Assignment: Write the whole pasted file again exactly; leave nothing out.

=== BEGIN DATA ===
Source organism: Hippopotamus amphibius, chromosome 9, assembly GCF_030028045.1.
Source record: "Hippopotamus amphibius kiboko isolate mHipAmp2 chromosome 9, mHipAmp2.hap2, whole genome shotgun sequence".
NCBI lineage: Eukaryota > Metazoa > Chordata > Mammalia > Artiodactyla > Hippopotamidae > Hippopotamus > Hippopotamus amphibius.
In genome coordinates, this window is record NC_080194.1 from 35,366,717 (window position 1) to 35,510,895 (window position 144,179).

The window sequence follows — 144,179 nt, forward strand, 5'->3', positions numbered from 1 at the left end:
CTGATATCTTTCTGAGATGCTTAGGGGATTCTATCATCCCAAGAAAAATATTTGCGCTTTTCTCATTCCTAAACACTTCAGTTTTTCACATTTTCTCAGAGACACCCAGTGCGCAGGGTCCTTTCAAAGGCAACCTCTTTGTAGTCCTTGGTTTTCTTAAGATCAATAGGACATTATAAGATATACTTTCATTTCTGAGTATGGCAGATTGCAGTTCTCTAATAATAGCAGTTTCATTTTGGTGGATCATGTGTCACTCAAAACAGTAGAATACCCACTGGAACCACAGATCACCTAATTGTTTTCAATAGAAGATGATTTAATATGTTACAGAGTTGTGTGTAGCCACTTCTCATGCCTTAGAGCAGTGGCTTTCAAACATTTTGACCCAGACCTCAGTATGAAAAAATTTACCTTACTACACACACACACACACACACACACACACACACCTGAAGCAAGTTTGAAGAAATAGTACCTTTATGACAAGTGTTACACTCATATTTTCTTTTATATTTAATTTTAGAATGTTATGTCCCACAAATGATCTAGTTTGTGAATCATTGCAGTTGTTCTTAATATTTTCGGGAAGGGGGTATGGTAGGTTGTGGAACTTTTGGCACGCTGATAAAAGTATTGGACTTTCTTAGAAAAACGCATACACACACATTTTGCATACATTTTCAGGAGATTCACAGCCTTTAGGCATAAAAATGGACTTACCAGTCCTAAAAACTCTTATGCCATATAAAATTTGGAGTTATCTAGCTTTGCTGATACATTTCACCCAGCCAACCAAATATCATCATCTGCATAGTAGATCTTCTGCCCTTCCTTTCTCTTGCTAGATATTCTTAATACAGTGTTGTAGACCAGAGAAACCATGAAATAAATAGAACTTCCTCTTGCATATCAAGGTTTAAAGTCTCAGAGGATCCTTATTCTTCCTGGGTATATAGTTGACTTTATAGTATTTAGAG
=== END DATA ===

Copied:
Source organism: Hippopotamus amphibius, chromosome 9, assembly GCF_030028045.1.
Source record: "Hippopotamus amphibius kiboko isolate mHipAmp2 chromosome 9, mHipAmp2.hap2, whole genome shotgun sequence".
NCBI lineage: Eukaryota > Metazoa > Chordata > Mammalia > Artiodactyla > Hippopotamidae > Hippopotamus > Hippopotamus amphibius.
In genome coordinates, this window is record NC_080194.1 from 35,366,717 (window position 1) to 35,510,895 (window position 144,179).

The window sequence follows — 144,179 nt, forward strand, 5'->3', positions numbered from 1 at the left end:
CTGATATCTTTCTGAGATGCTTAGGGGATTCTATCATCCCAAGAAAAATATTTGCGCTTTTCTCATTCCTAAACACTTCAGTTTTTCACATTTTCTCAGAGACACCCAGTGCGCAGGGTCCTTTCAAAGGCAACCTCTTTGTAGTCCTTGGTTTTCTTAAGATCAATAGGACATTATAAGATATACTTTCATTTCTGAGTATGGCAGATTGCAGTTCTCTAATAATAGCAGTTTCATTTTGGTGGATCATGTGTCACTCAAAACAGTAGAATACCCACTGGAACCACAGATCACCTAATTGTTTTCAATAGAAGATGATTTAATATGTTACAGAGTTGTGTGTAGCCACTTCTCATGCCTTAGAGCAGTGGCTTTCAAACATTTTGACCCAGACCTCAGTATGAAAAAATTTACCTTACTACACACACACACACACACACACACACACACACCTGAAGCAAGTTTGAAGAAATAGTACCTTTATGACAAGTGTTACACTCATATTTTCTTTTATATTTAATTTTAGAATGTTATGTCCCACAAATGATCTAGTTTGTGAATCATTGCAGTTGTTCTTAATATTTTCGGGAAGGGGGTATGGTAGGTTGTGGAACTTTTGGCACGCTGATAAAAGTATTGGACTTTCTTAGAAAAACGCATACACACACATTTTGCATACATTTTCAGGAGATTCACAGCCTTTAGGCATAAAAATGGACTTACCAGTCCTAAAAACTCTTATGCCATATAAAATTTGGAGTTATCTAGCTTTGCTGATACATTTCACCCAGCCAACCAAATATCATCATCTGCATAGTAGATCTTCTGCCCTTCCTTTCTCTTGCTAGATATTCTTAATACAGTGTTGTAGACCAGAGAAACCATGAAATAAATAGAACTTCCTCTTGCATATCAAGGTTTAAAGTCTCAGAGGATCCTTATTCTTCCTGGGTATATAGTTGACTTTATAGTATTTAGAG